Tennessee had to replace every single starter on the offensive line going into the season and the backups, with the exception of left guard Marcus Jackson, were ridiculously inexperienced. How bad is it? The Vols are starting true freshman right guard Jashon Robertson, who was a defensive tackle during fall camp, and walk-on senior Jacob Gilliam is starting at right tackle despite tearing at least one knee ligament completely against Arkansas State (he switched from left to right tackle and sat out three weeks after the injury).

Tennessee fans expected the offensive line to be mediocre after sending right tackle Juwuan James, right guard Zach Fulton, and left tackle Tiny Richardson to the NFL, but four star JUCO offensive tackle Dontavius Blair was expected to lock down at least one tackle position. Instead, Blair is playing on the scout team (and will probably redshirt) while the Vols start a converted guard at left tackle, a freshman at right guard, and some sort of Wolverine/cyborg hybrid at right tackle. That's... not great.

Against South Carolina Joshua Dobbs stepped in at quarterback for the injured Justin Worley. The result was the most points UT has scored this season against a SEC opponent. How much was that Dobbs and the rest of the offense, and how much was it South Carolina's poor defense?

Make no mistake, South Carolina's defense is B-A-D. On the other hand, Dobbs didn't just manage the game against the Gamecocks, he orchestrated an overtime win after coming back from a two touchdown deficit (twice) and rushing for the most yards by any Tennessee quarterback ever. He also gave a preview of his quarterbacking skill against Alabama the week prior when he replaced injured starter Justin Worley and immediately injected new life into the offense. Yeah, we're pretty excited about him.

Which players on the offense should UK fans be aware of on Saturday?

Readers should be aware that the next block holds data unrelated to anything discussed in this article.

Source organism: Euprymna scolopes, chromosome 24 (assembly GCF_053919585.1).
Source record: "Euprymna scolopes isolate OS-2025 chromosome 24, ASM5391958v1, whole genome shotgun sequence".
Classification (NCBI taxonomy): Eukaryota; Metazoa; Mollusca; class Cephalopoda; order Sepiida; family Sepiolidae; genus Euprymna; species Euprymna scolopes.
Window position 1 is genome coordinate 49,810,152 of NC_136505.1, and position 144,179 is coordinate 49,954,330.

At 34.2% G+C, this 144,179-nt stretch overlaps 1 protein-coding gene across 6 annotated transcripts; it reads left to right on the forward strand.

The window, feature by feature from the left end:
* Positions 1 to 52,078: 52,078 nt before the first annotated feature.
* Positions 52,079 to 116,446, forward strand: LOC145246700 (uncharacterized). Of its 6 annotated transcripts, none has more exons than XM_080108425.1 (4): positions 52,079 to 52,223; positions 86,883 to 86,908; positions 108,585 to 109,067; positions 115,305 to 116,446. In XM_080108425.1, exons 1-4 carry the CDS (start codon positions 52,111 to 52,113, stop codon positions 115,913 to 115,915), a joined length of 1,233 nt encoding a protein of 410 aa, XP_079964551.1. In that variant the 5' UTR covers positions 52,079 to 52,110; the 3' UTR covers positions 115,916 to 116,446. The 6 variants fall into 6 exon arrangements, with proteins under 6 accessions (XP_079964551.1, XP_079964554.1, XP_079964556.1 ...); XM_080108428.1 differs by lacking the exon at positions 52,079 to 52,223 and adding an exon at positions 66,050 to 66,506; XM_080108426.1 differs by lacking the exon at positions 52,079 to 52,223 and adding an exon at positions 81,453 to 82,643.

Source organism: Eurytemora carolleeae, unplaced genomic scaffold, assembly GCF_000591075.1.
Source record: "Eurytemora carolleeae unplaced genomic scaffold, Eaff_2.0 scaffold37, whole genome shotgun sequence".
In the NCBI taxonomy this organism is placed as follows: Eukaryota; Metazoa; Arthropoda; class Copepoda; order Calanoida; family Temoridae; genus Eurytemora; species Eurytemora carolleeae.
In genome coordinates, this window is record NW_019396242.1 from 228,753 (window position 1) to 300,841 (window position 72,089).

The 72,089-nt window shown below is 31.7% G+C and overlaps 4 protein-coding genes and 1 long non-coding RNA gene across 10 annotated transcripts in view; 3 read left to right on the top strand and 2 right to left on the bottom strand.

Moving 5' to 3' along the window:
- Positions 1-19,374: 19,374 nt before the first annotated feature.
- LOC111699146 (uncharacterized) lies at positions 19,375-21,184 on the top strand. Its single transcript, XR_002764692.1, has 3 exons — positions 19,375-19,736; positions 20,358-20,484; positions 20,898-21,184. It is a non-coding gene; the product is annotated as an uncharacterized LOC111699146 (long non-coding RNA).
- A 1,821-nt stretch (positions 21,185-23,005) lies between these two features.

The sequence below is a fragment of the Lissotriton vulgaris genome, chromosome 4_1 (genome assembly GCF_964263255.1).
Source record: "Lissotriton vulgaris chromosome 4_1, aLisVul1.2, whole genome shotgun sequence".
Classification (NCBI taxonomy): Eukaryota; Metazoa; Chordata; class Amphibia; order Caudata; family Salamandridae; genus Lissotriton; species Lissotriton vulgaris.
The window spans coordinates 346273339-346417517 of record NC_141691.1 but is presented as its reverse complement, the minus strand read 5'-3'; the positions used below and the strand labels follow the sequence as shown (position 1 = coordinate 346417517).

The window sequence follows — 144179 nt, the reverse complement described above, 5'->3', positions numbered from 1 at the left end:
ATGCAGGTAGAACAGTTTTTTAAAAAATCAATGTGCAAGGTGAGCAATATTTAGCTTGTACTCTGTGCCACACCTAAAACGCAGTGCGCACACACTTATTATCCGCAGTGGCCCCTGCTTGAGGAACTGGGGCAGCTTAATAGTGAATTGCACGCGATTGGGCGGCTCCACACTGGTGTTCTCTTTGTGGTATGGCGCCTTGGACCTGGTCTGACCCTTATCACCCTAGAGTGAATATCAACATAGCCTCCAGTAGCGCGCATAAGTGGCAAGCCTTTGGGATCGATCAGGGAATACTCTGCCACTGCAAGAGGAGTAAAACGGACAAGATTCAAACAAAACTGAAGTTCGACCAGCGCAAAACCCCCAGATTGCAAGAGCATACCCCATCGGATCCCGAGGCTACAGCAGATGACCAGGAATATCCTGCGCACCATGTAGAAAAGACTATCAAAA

Dobbs is a deceptively slippery runner on quarterback runs, but he can also be prone to bouts of inaccuracy when throwing the ball. Freshman running back Jalen Hurd is an upright, slashing runner with good top end speed and surprising strength. If Dobbs can keep the offense on schedule, you'll quickly tire of hearing Hurd's name called. Saturday may also mark the first significant carries for another freshman running back, Derrell Scott, but he's an unknown quantity. As far as pass catchers go, Tennessee's best deep threat wide receiver Marquez North is playing through injury, so I'd expect to see his understudy, freshman Josh Malone. The slot receivers (Von Pearson and Pig Howard) will get work against Kentucky's linebackers and safeties, and tight end Ethan Wolf is dangerous on seam routes upfield.

All in all, this is a good young group of skill position players. Kentucky should attack Tennessee's suspect offensive line with the front four and as many blitzes as possible, or the Vols are likely to run roughshod over a tired, depleted Wildcat secondary.

UK's special teams has been pretty bad this season against good opposing special teams units. Should UK fans be concerned about UT's special teams units this Saturday?

Tennessee's special teams have improved in coverage, but the return units haven't broken anything this year. Barring sudden and drastic improvement, Kentucky doesn't have anything to worry about in the return game. As much as I'd like to sign Isiah McKenzie to a one-day contract, that isn't going to happen.

Predict the outcome and what are the factor or factors that will be the main contributors?

Kentucky is a vastly improved team from the last few years under Joker Phillips. Mark Stoops has done a really nice job of improving both the talent and depth on the roster, and his coordinators have made great strides coaching on both sides of the ball. Kentucky should have beaten Florida (if not for a horrible uncalled delay-of-game), and I don't think anyone the UT football office is taking the Wildcats lightly. That said, the grind of playing eight straight games has to wear on a young team, even one as improved as Kentucky. The Wildcats are also playing at Neyland Stadium, and Tennessee is much tougher at home, with a loud, obnoxious crowd and Rocky Top blaring at every opportunity.

As usual, turnovers and injuries will have an outsized effect on the game, with both teams relying on a handful of important players. On defense, I'd expect the Vols to bring a safety into the box to try and contain Towles' running ability and force him to throw the ball to the corners and down the field. On offense, I think Tennessee will try to get Hurd going with runs and quick passes that exploit Kentucky's edge discipline.

This is a classic SEC matchup between two up-and-coming teams, and I expect it to be a good one.